There are ways to respond by denying access from places that don’t play nice, but that’s a topic for another time.

Web hosting services

Web hosting packages vary from basic (usually the best for very small web activities) to very extensive (you could operate a medium-sized corporation with one). I have used Blue Host for more than 10 years and am very happy with them — customer service is excellent. Basic costs:

Server space: $7.50/month for one domain; $12/month for unlimited domains (the former includes 100 email accounts; the latter is unlimited). First domain registration is free; others are $15 per domain and “privacy protection” is another $12 per domain. The value of privacy protection is that when someone does a “who-is” on your domain, they find the owner’s name, street address and phone; the protection cloaks that and the information about Blue Host appears instead. You can purchase other services — database security, spam filtering, etc., as well, but I’ve never done it. The billing is generally for a 24-month period, upfront.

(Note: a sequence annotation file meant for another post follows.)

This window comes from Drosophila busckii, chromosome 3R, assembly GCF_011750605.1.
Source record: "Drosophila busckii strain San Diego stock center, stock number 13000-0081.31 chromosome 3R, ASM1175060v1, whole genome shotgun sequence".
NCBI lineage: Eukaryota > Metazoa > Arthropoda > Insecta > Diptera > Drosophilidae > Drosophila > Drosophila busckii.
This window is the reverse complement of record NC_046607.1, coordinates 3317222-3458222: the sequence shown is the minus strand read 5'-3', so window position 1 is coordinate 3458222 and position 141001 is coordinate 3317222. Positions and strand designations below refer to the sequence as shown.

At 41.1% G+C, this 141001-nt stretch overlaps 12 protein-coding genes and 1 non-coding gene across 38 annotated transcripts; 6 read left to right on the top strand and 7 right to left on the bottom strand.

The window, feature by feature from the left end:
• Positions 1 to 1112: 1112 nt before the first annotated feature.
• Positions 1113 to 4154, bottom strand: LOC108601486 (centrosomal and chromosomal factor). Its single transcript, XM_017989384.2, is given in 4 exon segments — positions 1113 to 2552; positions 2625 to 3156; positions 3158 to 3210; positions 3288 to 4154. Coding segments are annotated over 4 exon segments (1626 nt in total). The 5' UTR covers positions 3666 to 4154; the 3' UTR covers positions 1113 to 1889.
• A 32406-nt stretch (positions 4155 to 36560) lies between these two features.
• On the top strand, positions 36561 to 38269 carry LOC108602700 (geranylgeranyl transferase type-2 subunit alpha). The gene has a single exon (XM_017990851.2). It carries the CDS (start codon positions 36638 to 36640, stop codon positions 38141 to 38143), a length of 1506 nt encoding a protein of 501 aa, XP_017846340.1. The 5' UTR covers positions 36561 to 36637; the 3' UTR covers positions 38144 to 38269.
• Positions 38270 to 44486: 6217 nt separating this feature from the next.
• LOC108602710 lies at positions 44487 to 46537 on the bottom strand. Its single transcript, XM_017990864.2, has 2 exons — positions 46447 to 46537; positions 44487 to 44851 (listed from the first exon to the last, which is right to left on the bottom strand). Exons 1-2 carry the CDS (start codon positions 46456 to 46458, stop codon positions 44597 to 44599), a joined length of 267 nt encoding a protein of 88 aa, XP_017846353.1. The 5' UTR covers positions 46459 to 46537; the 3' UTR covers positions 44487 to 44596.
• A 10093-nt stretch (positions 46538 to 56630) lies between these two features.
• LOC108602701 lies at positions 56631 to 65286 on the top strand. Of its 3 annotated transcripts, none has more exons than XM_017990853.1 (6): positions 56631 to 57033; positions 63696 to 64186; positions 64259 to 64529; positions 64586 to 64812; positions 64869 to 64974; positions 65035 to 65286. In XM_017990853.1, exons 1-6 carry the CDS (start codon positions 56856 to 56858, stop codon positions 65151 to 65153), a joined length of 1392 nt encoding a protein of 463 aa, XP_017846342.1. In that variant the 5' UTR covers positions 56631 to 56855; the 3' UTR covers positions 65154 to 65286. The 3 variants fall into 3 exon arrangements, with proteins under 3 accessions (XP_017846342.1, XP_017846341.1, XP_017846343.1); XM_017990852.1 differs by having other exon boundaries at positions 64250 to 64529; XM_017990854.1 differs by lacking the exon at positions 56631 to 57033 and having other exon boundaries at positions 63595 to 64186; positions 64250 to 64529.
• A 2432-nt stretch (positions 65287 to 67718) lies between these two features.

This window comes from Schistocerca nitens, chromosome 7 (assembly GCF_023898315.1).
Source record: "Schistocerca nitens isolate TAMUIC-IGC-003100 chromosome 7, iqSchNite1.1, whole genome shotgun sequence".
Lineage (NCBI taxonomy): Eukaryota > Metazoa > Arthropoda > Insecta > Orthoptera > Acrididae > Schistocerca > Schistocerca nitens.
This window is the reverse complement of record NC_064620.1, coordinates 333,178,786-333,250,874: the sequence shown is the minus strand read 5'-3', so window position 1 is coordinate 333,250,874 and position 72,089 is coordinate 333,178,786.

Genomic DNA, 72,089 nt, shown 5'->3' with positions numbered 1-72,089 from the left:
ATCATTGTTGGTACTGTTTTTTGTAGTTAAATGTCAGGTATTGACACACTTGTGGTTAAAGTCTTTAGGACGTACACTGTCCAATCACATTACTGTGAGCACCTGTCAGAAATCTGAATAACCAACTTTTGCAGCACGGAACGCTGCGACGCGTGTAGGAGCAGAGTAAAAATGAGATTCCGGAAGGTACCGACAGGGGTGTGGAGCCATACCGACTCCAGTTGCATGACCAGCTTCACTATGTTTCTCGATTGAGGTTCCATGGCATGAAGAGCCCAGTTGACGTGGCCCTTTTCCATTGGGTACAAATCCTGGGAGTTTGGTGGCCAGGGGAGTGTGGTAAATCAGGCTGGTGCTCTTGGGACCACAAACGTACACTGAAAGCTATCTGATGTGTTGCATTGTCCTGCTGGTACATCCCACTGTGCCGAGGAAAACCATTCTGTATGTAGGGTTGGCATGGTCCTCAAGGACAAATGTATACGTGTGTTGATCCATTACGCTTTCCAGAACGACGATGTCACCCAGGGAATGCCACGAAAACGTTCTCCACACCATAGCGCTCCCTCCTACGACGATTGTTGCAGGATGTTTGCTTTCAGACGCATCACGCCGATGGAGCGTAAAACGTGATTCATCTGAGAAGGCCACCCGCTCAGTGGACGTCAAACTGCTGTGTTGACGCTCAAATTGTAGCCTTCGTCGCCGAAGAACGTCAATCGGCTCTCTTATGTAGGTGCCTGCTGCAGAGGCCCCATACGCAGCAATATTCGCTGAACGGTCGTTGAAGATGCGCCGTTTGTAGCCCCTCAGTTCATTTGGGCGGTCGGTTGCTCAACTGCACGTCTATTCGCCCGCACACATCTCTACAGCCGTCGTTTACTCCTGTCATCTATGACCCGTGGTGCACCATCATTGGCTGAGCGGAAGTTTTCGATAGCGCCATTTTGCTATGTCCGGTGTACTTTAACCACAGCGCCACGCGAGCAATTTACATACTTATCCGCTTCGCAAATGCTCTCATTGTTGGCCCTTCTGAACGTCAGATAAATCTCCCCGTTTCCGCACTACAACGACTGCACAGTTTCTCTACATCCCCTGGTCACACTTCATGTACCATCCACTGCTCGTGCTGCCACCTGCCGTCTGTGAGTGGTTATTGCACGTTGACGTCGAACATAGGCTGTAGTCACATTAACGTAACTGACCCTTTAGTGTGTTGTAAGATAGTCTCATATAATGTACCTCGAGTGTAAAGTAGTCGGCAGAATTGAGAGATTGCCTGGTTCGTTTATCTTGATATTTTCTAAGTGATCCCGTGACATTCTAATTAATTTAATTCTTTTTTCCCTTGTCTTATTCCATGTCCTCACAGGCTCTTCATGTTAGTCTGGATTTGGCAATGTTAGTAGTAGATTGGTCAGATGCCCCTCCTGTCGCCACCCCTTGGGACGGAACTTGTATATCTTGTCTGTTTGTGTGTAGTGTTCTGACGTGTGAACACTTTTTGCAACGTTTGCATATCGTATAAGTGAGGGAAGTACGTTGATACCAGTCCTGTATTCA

All web domains — i.e., mydomain.com — are registered internationally so web browsers can find them. When I go to mydomain.com, I am actually going to an IP address — i.e., — which belongs to Blue Host and is assigned to my account.

When you open an account on a hosting service, you can easily ask for and get a domain name; just like other services, they’ll let you know if your favorite is taken and you’ll need to pick an alternate. Dot-com, dot-org, dot-net are the preferred ones, but there are now many other options.